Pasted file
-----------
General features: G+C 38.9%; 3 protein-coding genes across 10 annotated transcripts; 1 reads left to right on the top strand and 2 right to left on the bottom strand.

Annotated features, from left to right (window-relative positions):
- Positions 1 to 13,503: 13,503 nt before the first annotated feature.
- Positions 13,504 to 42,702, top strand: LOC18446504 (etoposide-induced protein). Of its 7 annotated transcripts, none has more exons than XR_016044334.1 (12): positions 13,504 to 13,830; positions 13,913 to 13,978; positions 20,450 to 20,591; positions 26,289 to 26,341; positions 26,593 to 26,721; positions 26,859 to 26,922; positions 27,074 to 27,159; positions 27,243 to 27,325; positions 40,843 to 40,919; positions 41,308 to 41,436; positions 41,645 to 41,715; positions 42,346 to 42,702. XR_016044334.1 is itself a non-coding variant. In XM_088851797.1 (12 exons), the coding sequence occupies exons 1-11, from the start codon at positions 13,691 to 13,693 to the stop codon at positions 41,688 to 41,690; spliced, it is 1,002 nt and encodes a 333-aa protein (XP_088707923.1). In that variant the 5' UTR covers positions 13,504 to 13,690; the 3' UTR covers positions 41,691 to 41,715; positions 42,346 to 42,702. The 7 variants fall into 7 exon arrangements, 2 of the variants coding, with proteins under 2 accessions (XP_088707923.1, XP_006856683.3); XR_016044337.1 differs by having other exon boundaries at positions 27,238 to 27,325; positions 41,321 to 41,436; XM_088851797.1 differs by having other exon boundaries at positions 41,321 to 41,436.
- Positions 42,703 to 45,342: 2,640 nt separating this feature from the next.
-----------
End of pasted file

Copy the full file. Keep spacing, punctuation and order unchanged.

General features: G+C 38.9%; 3 protein-coding genes across 10 annotated transcripts; 1 reads left to right on the top strand and 2 right to left on the bottom strand.

Annotated features, from left to right (window-relative positions):
- Positions 1 to 13,503: 13,503 nt before the first annotated feature.
- Positions 13,504 to 42,702, top strand: LOC18446504 (etoposide-induced protein). Of its 7 annotated transcripts, none has more exons than XR_016044334.1 (12): positions 13,504 to 13,830; positions 13,913 to 13,978; positions 20,450 to 20,591; positions 26,289 to 26,341; positions 26,593 to 26,721; positions 26,859 to 26,922; positions 27,074 to 27,159; positions 27,243 to 27,325; positions 40,843 to 40,919; positions 41,308 to 41,436; positions 41,645 to 41,715; positions 42,346 to 42,702. XR_016044334.1 is itself a non-coding variant. In XM_088851797.1 (12 exons), the coding sequence occupies exons 1-11, from the start codon at positions 13,691 to 13,693 to the stop codon at positions 41,688 to 41,690; spliced, it is 1,002 nt and encodes a 333-aa protein (XP_088707923.1). In that variant the 5' UTR covers positions 13,504 to 13,690; the 3' UTR covers positions 41,691 to 41,715; positions 42,346 to 42,702. The 7 variants fall into 7 exon arrangements, 2 of the variants coding, with proteins under 2 accessions (XP_088707923.1, XP_006856683.3); XR_016044337.1 differs by having other exon boundaries at positions 27,238 to 27,325; positions 41,321 to 41,436; XM_088851797.1 differs by having other exon boundaries at positions 41,321 to 41,436.
- Positions 42,703 to 45,342: 2,640 nt separating this feature from the next.